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Away from their families and far from other major towns around the country, it became necessary for the staff of Bletchley Park to organise much of their own entertainment to help them to relax and unwind from the important work they were doing. Whether it was dancing, music or participating in various sports, the Bletchley Park Recreational Club offered something for everyone.  The surviving material, including programmes, photographs, letters and financial accounts, provides a fascinating window onto the social side of working at Bletchley Park. Discover more material relating to the Bletchley Park Drama Group in our Collections uncovered 6


This Collections uncovered album was first published on 11 October 2019.

The Bletchley Park Recreational Club was started in October 1940 under the Chairmanship of Captain Stanley Edgar. Its aim was “to provide, for all members of Bletchley Park, facilities for recreation and amusement which otherwise do not exist in Bletchley”. At first, only a small number of activities were offered but, as membership grew, more were offered. In addition to the activities listed here, staff could play squash, tennis and table tennis. There was also an Art Section and a Rambling Club.

This membership card belonged to Emily Cundall, a Foreign Office Civilian who worked at Bletchley Park. Each member received a membership card on which the subscriptions paid would be entered and receipted. Members were expected to pay their subscriptions regularly the first of each month and should carry their cards with them when visiting the Club.

The Musical Society would occasionally host concerts by external groups at the Assembly Hall. The Assembly Hall – originally called the Lecture Hall – was built outside the gates of Bletchley Park in 1942 to facilitate social activity. It seated up to 400 people.  The Griller Quartet, led by violinist Sidney Griller, was a popular British musical ensemble active from the 1930s.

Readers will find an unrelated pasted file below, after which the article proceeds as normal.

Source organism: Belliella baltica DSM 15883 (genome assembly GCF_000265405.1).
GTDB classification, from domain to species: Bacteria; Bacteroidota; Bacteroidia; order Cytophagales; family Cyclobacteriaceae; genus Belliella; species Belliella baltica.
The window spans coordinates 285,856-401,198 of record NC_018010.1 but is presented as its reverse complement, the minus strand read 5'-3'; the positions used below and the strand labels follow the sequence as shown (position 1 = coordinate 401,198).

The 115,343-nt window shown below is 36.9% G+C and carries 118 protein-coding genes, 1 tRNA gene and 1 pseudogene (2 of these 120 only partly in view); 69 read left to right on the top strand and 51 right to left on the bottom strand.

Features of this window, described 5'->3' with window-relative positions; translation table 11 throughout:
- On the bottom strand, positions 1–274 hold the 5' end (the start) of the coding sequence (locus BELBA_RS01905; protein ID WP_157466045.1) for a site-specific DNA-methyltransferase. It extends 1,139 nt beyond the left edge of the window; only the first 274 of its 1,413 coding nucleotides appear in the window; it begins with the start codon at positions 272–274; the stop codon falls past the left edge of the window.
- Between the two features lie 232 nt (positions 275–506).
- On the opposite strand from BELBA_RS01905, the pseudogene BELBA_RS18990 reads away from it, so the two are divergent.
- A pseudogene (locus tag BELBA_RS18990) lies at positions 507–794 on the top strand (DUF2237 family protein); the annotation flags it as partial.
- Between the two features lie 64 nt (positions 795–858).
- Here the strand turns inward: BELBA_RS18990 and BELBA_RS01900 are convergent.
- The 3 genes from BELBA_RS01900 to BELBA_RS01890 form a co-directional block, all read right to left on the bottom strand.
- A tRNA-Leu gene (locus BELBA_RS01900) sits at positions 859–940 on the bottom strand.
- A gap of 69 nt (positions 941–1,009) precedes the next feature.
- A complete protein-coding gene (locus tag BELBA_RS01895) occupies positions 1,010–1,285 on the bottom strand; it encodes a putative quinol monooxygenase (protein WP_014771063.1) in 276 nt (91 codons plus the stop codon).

As well as hosting concerts, the Recreational Club would also perform themselves, sometimes for charities such as the British Red Cross. Here, Roma Craze, a Foreign Office Civilian at Bletchley Park, was singing mezzo-soprano and Reginald Parker, who famously devised the procedure to reveal repeat keys used by Enigma operators known as ‘Parkerismus’, was performing sketches. Parker would later become Chairman of the Recreational Club Executive Committee.

Our collections include original material written and performed by members of the Recreational Club, usually based on their lives at Bletchley Park. This song doesn’t appear to have a title but seems to have been performed by a group of women who were poking fun at some of their male colleagues.

Herbert Murrill, who worked on Japanese codes and ciphers at Bletchley Park, was also the conductor for the Bletchley Park Music Society. He was Professor of Composition at the Royal Academy of Music and went on to become Head of Music at the BBC in 1950.

A Club Art Section was formed following the establishment of a small art studio in the gatehouse at Bletchley Park. Here is a selection of the items exhibited in Summer 1945. This is only the first page of three – a total of 83 items were exhibited by 34 different people.

Dance Section was one of the first Recreation Club sections to be created. Initially, many of the dances were held at a local school in Bletchley. After Assembly Hall was built, dances could be held more regularly. In 1944, 75 informal and seven formal dances were held, and ballroom dance classes given by a professional teacher. Scottish reels were also popular, with lunchtime practices and a weekly evening dance.

Various sports clubs were introduced at Bletchley Park. Annette Townend, an Air Ministry Civilian, took up fencing in January 1941. In one of her regular letters to her parents, dated 29 September 1941, she describes competitions with other sections and winning trophies. The last letter of hers in our collection reveals she was still fencing in 1944.

The Recreational Club grew so large that it needed a President, Executive Committee and Secretary and kept financial accounts. 1945 was a difficult year for the Club. The exodus of staff after VE Day meant a decline in both membership and revenue. Many who left had given valuable and unselfish assistance in running the various subsections. The Recreational Club was ultimately dissolved in April 1946 following the move of the Government Code & Cypher School from Bletchley Park to Eastcote.

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